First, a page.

A Cedar craftsman sells his products all over the world. MyNorth Media contributing writer Tom Carr tells us the tale of Pete Farmer’s drum kits and the part they play in the Northern Michigan music scene, with a feature originally published in the November 2015 issue of Traverse, Northern Michigan’s Magazine.
Pete Farmer began making drum kits to wear on his back or operate with his feet when he lived near Seattle. When the Great Recession hit, he was laid off from teaching and began making and selling them full-time. He moved to Cedar two years ago, and now Farmer Foot Drums sell all over the world.
What gave you the idea?
Just to play music. Just for fun. I have busy feet. I was a runner all through college. I have a lot of busy energy in my body, and that’s one way that it seemed to come out in a natural way.
Do you see your drums as more novelty or serious instrument?
This concept of a one-man band has been considered a novelty to a lot of people. But our goal is to make instruments that really have a valid look and a valid sound to them. Some performers try to promote the silliness of one person trying to do as much as they can, and that’s okay. The sound is the first and primary function of these instruments. And secondarily, it’s got to look good.
What are the most surprising musical instruments or styles you’ve heard played with your drums?
We shipped a foot drum to a customer who’s going to use it with an accordion in Germany. We’ve had customers use it with a trumpet. We’ve had people who just play a harmonica, so they have the smallest instrument in their hands, that nobody sees, and then they have this big drum at their feet. Singing and rapping.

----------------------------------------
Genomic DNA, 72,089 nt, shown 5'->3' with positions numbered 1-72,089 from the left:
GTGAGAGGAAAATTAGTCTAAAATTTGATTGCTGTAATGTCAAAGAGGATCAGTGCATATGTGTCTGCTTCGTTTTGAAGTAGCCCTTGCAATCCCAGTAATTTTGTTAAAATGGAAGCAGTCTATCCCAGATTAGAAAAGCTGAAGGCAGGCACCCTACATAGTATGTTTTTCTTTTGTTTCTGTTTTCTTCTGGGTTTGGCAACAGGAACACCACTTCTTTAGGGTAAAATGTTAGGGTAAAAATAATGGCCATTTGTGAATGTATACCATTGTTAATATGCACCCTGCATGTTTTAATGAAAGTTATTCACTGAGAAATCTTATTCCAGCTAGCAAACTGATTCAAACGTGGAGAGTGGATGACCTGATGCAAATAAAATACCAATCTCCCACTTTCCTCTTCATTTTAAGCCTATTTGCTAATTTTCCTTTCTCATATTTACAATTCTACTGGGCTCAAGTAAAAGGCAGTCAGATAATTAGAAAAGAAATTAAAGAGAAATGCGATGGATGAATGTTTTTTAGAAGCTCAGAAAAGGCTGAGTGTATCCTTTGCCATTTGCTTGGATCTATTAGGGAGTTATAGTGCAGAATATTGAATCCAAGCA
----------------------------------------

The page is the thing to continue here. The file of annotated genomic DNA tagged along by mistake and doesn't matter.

Does the music scene here complement your business?
Yes. I think a lot of people have that wintertime escape into themselves to create music. And I see a lot of musicians trying to make a living during those scarce months of boom times in the summer, and the way to do that is to have a really exciting and engaging show.
Which is more popular, the Backbeat (backpack drum) or the Foot Drum?
The Foot Drum. It’s the most unique. The backpack, we sell probably a quarter as many. But by far, more people have played that historically, through time and cross culture, and all that. I think it’s got the biggest room to grow, because people know it. You think of Bert from Mary Poppins, and he’s got that backpack thing. There are a couple performers around here that have them, and they definitely get a lot of looks. It’s an eye-catcher.
How do people hear about your products?
When somebody plays a foot drum, everybody notices. So every person we’ve sold to has been a great person to use as our own advertising piece. [In Google] anybody who types in foot drum, foot percussion, they‘re going to find us.
Where are your customers?
Every now and then when we send something to Singapore, Pakistan, New Zealand, Iceland, I do kind of Google them to see what’s happening in music in that area. There are one-man bands in Africa and South America, and it’s great to put a little piece of Cedar, Michigan, under their feet all around the world.
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